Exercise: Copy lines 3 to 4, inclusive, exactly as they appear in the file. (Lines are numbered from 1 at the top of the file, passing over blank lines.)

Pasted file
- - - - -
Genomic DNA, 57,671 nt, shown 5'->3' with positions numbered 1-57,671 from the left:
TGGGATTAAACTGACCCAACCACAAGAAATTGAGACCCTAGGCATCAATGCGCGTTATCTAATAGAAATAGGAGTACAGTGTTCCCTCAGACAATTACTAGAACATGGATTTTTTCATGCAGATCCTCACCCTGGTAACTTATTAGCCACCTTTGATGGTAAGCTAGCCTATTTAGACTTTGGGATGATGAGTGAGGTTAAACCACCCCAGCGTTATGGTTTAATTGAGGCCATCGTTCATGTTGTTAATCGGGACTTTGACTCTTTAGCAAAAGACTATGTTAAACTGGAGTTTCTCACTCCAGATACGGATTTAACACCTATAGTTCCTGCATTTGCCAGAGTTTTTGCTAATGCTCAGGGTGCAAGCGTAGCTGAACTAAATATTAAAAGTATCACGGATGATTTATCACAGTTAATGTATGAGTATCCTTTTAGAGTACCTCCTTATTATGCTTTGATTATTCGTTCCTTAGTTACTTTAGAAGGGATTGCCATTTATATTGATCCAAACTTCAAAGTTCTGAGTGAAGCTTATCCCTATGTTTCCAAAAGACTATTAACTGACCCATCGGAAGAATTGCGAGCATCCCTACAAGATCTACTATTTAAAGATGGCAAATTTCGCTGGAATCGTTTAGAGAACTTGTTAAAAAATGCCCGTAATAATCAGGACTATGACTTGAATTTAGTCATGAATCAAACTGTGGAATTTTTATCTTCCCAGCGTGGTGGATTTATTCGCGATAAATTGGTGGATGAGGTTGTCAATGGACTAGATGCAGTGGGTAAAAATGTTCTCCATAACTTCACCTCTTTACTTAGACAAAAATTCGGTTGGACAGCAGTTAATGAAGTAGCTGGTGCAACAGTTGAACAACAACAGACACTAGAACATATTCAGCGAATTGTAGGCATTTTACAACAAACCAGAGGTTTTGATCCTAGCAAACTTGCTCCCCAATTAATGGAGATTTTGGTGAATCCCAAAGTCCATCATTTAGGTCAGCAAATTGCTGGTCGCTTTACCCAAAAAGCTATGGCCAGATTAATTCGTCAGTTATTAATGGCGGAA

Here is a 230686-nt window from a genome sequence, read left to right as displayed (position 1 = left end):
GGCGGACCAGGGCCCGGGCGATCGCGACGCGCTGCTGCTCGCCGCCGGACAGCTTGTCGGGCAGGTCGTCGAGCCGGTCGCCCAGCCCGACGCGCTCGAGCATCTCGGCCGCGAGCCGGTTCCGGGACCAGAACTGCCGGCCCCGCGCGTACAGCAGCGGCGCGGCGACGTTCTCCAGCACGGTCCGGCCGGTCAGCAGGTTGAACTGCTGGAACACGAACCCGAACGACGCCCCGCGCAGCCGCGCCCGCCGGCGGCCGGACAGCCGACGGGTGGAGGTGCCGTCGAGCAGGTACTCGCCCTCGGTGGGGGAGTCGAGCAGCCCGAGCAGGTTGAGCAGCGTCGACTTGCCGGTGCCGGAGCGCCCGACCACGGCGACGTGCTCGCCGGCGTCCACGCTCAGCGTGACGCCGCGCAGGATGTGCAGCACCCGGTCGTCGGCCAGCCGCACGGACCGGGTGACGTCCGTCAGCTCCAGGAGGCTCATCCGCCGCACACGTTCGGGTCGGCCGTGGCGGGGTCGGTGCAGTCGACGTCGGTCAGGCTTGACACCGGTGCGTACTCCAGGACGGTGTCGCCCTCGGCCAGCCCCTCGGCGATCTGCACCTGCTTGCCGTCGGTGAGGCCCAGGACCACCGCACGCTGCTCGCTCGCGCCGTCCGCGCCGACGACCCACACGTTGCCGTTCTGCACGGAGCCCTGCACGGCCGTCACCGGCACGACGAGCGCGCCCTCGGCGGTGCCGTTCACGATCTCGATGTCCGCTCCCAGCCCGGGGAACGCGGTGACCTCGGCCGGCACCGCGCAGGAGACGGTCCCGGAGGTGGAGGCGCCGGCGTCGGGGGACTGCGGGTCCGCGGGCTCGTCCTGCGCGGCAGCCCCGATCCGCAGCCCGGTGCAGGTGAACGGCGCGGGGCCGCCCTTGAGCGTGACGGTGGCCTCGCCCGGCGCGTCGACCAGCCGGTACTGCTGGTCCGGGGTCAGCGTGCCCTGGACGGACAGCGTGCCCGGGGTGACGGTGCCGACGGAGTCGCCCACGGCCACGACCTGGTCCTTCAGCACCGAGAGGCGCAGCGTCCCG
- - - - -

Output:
Here is a 230686-nt window from a genome sequence, read left to right as displayed (position 1 = left end):
GGCGGACCAGGGCCCGGGCGATCGCGACGCGCTGCTGCTCGCCGCCGGACAGCTTGTCGGGCAGGTCGTCGAGCCGGTCGCCCAGCCCGACGCGCTCGAGCATCTCGGCCGCGAGCCGGTTCCGGGACCAGAACTGCCGGCCCCGCGCGTACAGCAGCGGCGCGGCGACGTTCTCCAGCACGGTCCGGCCGGTCAGCAGGTTGAACTGCTGGAACACGAACCCGAACGACGCCCCGCGCAGCCGCGCCCGCCGGCGGCCGGACAGCCGACGGGTGGAGGTGCCGTCGAGCAGGTACTCGCCCTCGGTGGGGGAGTCGAGCAGCCCGAGCAGGTTGAGCAGCGTCGACTTGCCGGTGCCGGAGCGCCCGACCACGGCGACGTGCTCGCCGGCGTCCACGCTCAGCGTGACGCCGCGCAGGATGTGCAGCACCCGGTCGTCGGCCAGCCGCACGGACCGGGTGACGTCCGTCAGCTCCAGGAGGCTCATCCGCCGCACACGTTCGGGTCGGCCGTGGCGGGGTCGGTGCAGTCGACGTCGGTCAGGCTTGACACCGGTGCGTACTCCAGGACGGTGTCGCCCTCGGCCAGCCCCTCGGCGATCTGCACCTGCTTGCCGTCGGTGAGGCCCAGGACCACCGCACGCTGCTCGCTCGCGCCGTCCGCGCCGACGACCCACACGTTGCCGTTCTGCACGGAGCCCTGCACGGCCGTCACCGGCACGACGAGCGCGCCCTCGGCGGTGCCGTTCACGATCTCGATGTCCGCTCCCAGCCCGGGGAACGCGGTGACCTCGGCCGGCACCGCGCAGGAGACGGTCCCGGAGGTGGAGGCGCCGGCGTCGGGGGACTGCGGGTCCGCGGGCTCGTCCTGCGCGGCAGCCCCGATCCGCAGCCCGGTGCAGGTGAACGGCGCGGGGCCGCCCTTGAGCGTGACGGTGGCCTCGCCCGGCGCGTCGACCAGCCGGTACTGCTGGTCCGGGGTCAGCGTGCCCTGGACGGACAGCGTGCCCGGGGTGACGGTGCCGACGGAGTCGCCCACGGCCACGACCTGGTCCTTCAGCACCGAGAGGCGCAGCGTCCCG